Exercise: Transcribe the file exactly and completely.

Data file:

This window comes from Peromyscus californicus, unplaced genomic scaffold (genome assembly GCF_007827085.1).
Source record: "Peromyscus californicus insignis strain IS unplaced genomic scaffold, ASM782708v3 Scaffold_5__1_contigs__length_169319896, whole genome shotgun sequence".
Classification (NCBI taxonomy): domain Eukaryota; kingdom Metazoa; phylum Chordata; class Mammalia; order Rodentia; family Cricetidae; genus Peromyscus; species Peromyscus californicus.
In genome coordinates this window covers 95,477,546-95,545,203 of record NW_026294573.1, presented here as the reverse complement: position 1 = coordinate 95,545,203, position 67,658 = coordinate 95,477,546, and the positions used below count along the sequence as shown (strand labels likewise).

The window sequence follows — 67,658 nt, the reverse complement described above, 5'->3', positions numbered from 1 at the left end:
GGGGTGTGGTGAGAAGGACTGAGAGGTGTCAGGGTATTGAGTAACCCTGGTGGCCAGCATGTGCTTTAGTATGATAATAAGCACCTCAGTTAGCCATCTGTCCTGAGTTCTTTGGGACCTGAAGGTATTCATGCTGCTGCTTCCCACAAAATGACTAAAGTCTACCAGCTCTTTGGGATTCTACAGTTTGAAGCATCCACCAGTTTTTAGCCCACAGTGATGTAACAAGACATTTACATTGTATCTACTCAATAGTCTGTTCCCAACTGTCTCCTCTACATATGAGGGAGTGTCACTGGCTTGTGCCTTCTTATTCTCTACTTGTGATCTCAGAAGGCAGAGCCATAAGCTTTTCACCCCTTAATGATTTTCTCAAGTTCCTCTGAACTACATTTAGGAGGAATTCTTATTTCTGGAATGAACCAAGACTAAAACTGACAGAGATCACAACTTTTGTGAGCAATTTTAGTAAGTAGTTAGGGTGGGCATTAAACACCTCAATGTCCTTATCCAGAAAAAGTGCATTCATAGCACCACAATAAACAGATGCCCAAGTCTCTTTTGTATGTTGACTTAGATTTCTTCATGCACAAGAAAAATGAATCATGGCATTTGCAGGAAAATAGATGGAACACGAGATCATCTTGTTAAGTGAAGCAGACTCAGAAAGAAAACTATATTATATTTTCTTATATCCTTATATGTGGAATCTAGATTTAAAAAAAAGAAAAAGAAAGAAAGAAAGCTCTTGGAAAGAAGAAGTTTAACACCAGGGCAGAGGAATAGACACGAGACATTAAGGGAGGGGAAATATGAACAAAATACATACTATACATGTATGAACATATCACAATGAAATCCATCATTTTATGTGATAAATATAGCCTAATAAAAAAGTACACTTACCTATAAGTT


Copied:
This window comes from Peromyscus californicus, unplaced genomic scaffold (genome assembly GCF_007827085.1).
Source record: "Peromyscus californicus insignis strain IS unplaced genomic scaffold, ASM782708v3 Scaffold_5__1_contigs__length_169319896, whole genome shotgun sequence".
Classification (NCBI taxonomy): domain Eukaryota; kingdom Metazoa; phylum Chordata; class Mammalia; order Rodentia; family Cricetidae; genus Peromyscus; species Peromyscus californicus.
In genome coordinates this window covers 95,477,546-95,545,203 of record NW_026294573.1, presented here as the reverse complement: position 1 = coordinate 95,545,203, position 67,658 = coordinate 95,477,546, and the positions used below count along the sequence as shown (strand labels likewise).

The window sequence follows — 67,658 nt, the reverse complement described above, 5'->3', positions numbered from 1 at the left end:
GGGGTGTGGTGAGAAGGACTGAGAGGTGTCAGGGTATTGAGTAACCCTGGTGGCCAGCATGTGCTTTAGTATGATAATAAGCACCTCAGTTAGCCATCTGTCCTGAGTTCTTTGGGACCTGAAGGTATTCATGCTGCTGCTTCCCACAAAATGACTAAAGTCTACCAGCTCTTTGGGATTCTACAGTTTGAAGCATCCACCAGTTTTTAGCCCACAGTGATGTAACAAGACATTTACATTGTATCTACTCAATAGTCTGTTCCCAACTGTCTCCTCTACATATGAGGGAGTGTCACTGGCTTGTGCCTTCTTATTCTCTACTTGTGATCTCAGAAGGCAGAGCCATAAGCTTTTCACCCCTTAATGATTTTCTCAAGTTCCTCTGAACTACATTTAGGAGGAATTCTTATTTCTGGAATGAACCAAGACTAAAACTGACAGAGATCACAACTTTTGTGAGCAATTTTAGTAAGTAGTTAGGGTGGGCATTAAACACCTCAATGTCCTTATCCAGAAAAAGTGCATTCATAGCACCACAATAAACAGATGCCCAAGTCTCTTTTGTATGTTGACTTAGATTTCTTCATGCACAAGAAAAATGAATCATGGCATTTGCAGGAAAATAGATGGAACACGAGATCATCTTGTTAAGTGAAGCAGACTCAGAAAGAAAACTATATTATATTTTCTTATATCCTTATATGTGGAATCTAGATTTAAAAAAAAGAAAAAGAAAGAAAGAAAGCTCTTGGAAAGAAGAAGTTTAACACCAGGGCAGAGGAATAGACACGAGACATTAAGGGAGGGGAAATATGAACAAAATACATACTATACATGTATGAACATATCACAATGAAATCCATCATTTTATGTGATAAATATAGCCTAATAAAAAAGTACACTTACCTATAAGTT